Ghana has a robust system of education that is designed to prepare students for the world of work. Students are taught in English but have the opportunity to learn local as well as foreign languages such as French from the primary school level and Spanish at more advanced levels of education. Ghana’s literacy rate of over 90 per cent is the second-highest in Africa, according to the United Nations Education, Scientific and Cultural Organisation (UNESCO)..
Enrollment in both public and private institutions has increased in recent years, in response to the government’s policies to improve access and encourage uptake. Students from other countries in the region are drawn to Ghana to experience the quality that its education system is known for.
The school-age population is estimated at 11 million, pointing to a significant demand for education. Education is compulsory up to junior high school. As of 2020, there were 18,530 primary schools, 8,850 junior high schools, 700 senior high schools and 191 tertiary institutions including universities, technical universities, teacher and nursing training colleges. In the same year, there were 185,715 elementary and 207,972 secondary school teachers employed by the Ghana Education Service. Nationally, there is one teacher for every class of 27 basic school pupils and one per 16 secondary school students, although availability is higher in the urban areas than it is in the rural areas.
Private participation in the delivery of education is encouraged by the government as a way to close the access gap. At the basic level, private schools account for 51 per cent of the schools in the country, while at the secondary level, 70 per cent of the schools in the country are privately owned and operated, according to a 2019 audit. The same audit shows that there are 97 private universities, 94 public universities, 7 specialised training institutions and 8 technical universities.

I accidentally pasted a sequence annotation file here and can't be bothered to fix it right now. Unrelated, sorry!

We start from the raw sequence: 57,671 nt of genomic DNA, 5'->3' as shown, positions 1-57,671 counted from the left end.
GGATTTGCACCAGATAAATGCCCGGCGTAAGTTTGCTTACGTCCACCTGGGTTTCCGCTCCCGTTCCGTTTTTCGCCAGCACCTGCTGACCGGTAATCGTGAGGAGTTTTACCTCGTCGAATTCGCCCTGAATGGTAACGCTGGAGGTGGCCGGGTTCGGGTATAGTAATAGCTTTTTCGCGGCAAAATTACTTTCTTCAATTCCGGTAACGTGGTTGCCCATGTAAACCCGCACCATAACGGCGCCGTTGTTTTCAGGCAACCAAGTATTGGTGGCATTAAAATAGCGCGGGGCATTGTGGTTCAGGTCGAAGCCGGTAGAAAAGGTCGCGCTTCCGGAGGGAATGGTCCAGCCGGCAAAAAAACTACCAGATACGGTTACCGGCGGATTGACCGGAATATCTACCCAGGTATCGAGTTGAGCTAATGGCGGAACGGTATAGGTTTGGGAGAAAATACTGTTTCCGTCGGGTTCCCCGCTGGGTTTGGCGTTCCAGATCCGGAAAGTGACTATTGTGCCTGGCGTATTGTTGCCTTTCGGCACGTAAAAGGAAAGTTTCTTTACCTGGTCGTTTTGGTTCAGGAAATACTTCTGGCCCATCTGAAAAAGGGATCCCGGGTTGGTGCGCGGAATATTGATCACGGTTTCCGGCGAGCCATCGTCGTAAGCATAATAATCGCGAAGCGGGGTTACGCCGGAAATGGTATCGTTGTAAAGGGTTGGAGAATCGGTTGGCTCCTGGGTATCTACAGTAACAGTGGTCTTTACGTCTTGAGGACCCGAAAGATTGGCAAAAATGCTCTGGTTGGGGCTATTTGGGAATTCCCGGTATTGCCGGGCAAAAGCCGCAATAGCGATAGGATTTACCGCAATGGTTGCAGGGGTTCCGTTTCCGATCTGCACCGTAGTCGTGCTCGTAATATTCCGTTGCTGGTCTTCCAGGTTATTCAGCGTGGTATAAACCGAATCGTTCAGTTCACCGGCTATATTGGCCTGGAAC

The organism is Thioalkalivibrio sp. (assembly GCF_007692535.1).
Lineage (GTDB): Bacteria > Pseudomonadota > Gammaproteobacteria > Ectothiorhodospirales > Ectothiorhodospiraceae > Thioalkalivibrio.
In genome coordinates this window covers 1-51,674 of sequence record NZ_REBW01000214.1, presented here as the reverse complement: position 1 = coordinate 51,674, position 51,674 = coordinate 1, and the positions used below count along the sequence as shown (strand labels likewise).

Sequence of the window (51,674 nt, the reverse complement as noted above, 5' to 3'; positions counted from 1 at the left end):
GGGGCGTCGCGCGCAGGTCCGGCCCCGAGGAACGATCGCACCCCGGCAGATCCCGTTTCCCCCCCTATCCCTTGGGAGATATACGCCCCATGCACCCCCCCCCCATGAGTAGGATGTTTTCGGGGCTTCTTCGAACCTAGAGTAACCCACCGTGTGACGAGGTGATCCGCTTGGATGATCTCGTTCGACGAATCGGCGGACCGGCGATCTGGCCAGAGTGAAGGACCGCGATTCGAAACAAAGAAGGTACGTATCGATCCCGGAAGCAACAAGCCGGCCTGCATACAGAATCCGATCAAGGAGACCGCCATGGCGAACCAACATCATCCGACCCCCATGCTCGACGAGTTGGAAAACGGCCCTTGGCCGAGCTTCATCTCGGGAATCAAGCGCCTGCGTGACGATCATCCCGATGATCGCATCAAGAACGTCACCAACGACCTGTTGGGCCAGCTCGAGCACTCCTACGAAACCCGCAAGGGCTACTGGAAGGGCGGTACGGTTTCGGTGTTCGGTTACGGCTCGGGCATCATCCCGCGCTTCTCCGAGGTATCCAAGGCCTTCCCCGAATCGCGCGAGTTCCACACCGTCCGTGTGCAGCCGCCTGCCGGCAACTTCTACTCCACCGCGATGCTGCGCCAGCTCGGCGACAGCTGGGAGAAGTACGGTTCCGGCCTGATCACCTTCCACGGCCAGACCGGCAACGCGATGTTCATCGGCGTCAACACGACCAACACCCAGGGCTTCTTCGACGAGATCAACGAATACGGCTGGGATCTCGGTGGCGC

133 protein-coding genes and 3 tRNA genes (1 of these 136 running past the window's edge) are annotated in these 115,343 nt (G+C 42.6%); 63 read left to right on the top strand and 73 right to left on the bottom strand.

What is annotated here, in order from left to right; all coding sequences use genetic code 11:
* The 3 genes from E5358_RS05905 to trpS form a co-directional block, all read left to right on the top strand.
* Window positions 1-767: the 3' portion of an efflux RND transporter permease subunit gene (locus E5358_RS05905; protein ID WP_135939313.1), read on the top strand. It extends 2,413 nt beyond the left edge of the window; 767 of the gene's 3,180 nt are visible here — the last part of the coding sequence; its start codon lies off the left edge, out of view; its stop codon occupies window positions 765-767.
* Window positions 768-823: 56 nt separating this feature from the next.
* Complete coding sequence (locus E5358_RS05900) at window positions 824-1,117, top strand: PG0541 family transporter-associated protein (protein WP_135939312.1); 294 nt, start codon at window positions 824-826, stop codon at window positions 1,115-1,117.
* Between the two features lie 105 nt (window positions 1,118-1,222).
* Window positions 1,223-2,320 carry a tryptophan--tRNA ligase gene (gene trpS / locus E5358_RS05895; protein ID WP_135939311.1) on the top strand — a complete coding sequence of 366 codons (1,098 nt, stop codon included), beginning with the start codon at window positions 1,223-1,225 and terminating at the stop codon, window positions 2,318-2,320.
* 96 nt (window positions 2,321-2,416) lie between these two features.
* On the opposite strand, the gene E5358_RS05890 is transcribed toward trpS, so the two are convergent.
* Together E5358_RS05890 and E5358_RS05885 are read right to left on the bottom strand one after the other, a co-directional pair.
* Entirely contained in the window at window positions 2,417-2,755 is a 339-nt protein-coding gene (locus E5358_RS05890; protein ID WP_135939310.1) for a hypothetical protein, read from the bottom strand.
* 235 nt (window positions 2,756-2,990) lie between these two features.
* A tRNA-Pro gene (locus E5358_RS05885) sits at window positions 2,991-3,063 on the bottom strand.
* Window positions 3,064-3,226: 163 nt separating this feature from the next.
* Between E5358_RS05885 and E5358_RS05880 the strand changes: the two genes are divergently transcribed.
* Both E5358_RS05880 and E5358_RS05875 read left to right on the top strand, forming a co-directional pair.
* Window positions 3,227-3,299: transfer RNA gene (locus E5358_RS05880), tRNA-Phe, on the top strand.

As at 2020, a majority (32 per cent) of graduates took courses in business and law, followed by 26 per cent of students who graduated with qualifications in education. Ashesi University, which is privately owned, and the publicly owned Kwame Nkrumah University of Science and Technology are the only two Ghanaian universities that are placed among the top 300 institutions in the Times Higher Education rankings of tertiary institutions worldwide.
The government has embarked on a number of interventions to improve access, delivery and quality of education in the country. The Ghana Accountability for Learning Outcomes Project (GALOP) is a five-year initiative that was started in 2020 with the aim of enhancing equity and accountability in Ghana’s education system while simultaneously raising educational quality in low-performing basic education schools. It focuses on all 28 special education institutions as well as the 10,000 primary, middle, and high schools with the lowest test scores. The project will cost $218.7 million in total. The Global
Partnership for Education (GPE), the UK’s Foreign, Commonwealth and Development Office (FCDO, formerly the DFID) and the World Bank all contribute to its funding.
Most significantly, fees were abolished for publicly owned senior high schools as of the 2018-18 school year, which has led to a tremendous increase in enrollment at that level. The One Teacher One Laptop programme was launched in September 2021 to better equip teachers with the tools and skills for ICTenabled learning. With the support of the Chinese government, $130 million was committed to boosting infrastructure for vocational education and training, particularly in automobile, civil, mechanical, and welding engineering, as well as ICT.